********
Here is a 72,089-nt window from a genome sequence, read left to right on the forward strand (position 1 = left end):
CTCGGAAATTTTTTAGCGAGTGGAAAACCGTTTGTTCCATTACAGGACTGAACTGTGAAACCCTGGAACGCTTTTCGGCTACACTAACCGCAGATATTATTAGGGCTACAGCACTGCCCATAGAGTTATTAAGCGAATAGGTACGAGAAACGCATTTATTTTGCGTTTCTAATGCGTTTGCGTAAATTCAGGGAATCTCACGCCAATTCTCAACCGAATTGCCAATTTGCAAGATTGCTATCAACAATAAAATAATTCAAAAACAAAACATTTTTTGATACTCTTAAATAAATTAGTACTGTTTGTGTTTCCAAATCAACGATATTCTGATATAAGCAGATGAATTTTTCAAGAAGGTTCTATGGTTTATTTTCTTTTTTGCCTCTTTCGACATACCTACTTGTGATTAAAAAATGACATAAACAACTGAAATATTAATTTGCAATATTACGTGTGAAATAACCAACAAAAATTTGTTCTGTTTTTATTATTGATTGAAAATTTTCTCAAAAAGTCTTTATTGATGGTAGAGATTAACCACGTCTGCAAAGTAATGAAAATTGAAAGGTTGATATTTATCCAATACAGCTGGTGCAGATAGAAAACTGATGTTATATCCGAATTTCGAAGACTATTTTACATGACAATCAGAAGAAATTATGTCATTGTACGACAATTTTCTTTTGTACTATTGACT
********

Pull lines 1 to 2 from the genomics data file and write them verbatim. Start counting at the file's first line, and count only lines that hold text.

Here is a 72,089-nt window from a genome sequence, read left to right on the forward strand (position 1 = left end):
CTCGGAAATTTTTTAGCGAGTGGAAAACCGTTTGTTCCATTACAGGACTGAACTGTGAAACCCTGGAACGCTTTTCGGCTACACTAACCGCAGATATTATTAGGGCTACAGCACTGCCCATAGAGTTATTAAGCGAATAGGTACGAGAAACGCATTTATTTTGCGTTTCTAATGCGTTTGCGTAAATTCAGGGAATCTCACGCCAATTCTCAACCGAATTGCCAATTTGCAAGATTGCTATCAACAATAAAATAATTCAAAAACAAAACATTTTTTGATACTCTTAAATAAATTAGTACTGTTTGTGTTTCCAAATCAACGATATTCTGATATAAGCAGATGAATTTTTCAAGAAGGTTCTATGGTTTATTTTCTTTTTTGCCTCTTTCGACATACCTACTTGTGATTAAAAAATGACATAAACAACTGAAATATTAATTTGCAATATTACGTGTGAAATAACCAACAAAAATTTGTTCTGTTTTTATTATTGATTGAAAATTTTCTCAAAAAGTCTTTATTGATGGTAGAGATTAACCACGTCTGCAAAGTAATGAAAATTGAAAGGTTGATATTTATCCAATACAGCTGGTGCAGATAGAAAACTGATGTTATATCCGAATTTCGAAGACTATTTTACATGACAATCAGAAGAAATTATGTCATTGTACGACAATTTTCTTTTGTACTATTGACT